When I say ‘nothing goes exactly according to plan’, I mean things constantly pop up unexpectedly, information is brought to light at different times, stakeholders and team members will have their own understanding of the project and its outcomes. The key I’ve found, is to keep the project objectives at fore front of mind, because they’re going to determine priorities, help inform decisions about scope and provide the basis for stakeholder communication throughout the project.
There’s a difference between project management and project leadership.
Prior to my current project at QUT, I knew I could manage projects (otherwise I wouldn’t have been appointed). I could identify stakeholders and opportunities to communicate with them. But until this project, I had never separated ‘project management’ from ‘project leadership’. No project has been so ‘in your face’ obvious about this point. Many would use the terms interchangeably, but they are different.
Managing a project is about the tactical elements and getting things done: the tasks, the planning, budgeting, co-ordinating, problem solving (Bull, 2010, p. 53).
Leading a project is about inspiring, influencing, guiding, coaching the output in a particular direction. Project leadership is also about people and nurturing relationships. The leadership part of managing projects promotes the vision and understanding of what is to be achieved (Bull, 2010, p. 53).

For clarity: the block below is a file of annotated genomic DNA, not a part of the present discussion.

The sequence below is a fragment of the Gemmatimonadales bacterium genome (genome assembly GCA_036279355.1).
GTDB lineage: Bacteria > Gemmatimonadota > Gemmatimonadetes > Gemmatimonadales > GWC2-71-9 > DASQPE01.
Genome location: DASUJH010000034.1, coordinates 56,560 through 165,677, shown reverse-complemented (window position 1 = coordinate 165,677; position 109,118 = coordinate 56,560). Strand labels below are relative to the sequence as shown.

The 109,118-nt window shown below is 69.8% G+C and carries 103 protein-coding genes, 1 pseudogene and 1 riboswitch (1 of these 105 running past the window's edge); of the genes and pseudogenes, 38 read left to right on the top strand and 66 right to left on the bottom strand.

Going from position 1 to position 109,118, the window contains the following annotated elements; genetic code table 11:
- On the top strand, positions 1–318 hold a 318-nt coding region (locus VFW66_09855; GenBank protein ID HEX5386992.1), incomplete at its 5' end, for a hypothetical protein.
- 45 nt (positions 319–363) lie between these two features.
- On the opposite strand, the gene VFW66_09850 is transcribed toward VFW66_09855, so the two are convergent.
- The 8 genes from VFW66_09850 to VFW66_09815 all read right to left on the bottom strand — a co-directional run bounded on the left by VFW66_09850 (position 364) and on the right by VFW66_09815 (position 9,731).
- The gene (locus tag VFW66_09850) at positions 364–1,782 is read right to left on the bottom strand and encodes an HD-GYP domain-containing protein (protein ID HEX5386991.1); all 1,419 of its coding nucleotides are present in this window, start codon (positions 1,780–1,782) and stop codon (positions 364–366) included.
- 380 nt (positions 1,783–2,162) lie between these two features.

I have found managing projects the easy part. Being an effective leader through the process AND manage the output can be hard.
This goes part and parcel with being organised. But when there’s a team involved and I’m only in the office two and a half days a week, it pays to know what I need to have in place so the team can keep going in my absence. This is where keeping the outcome, the thing/s you’re project will produce or the next milestone, at forefront of mind is so darn critical. The project simply cannot afford to be stalled due to my ill planning. I really, really don’t like wasting resources and people’s time. Week to week, I identify what I need to have in place at a particular point in the project, so the team isn’t waiting on me to proceed. For example, before we started content re-development, I needed things like a style guide, content templates and a progress reporting spreadsheet ready to go. I also had presentation slides for my briefing and a ‘zoomed in’ schedule that focused on this phase of the project. Planning a few steps ahead can help create momentum and a seamless project experience.
If you’re looking for project management experience or opportunities to develop these skills, here are some suggestions:
- volunteer to be involved in projects at your workplace
- build in some projects into your personal PD plan
- read up on project management – MindTools have some great resources to get going
Bull, R. C. 2010. Moving from Project Management to Project Leadership [CRC Press]. Retrieved from http://www.crcnetbase.com.ezp01.library.qut.edu.au/isbn/978-1-4398-2668-3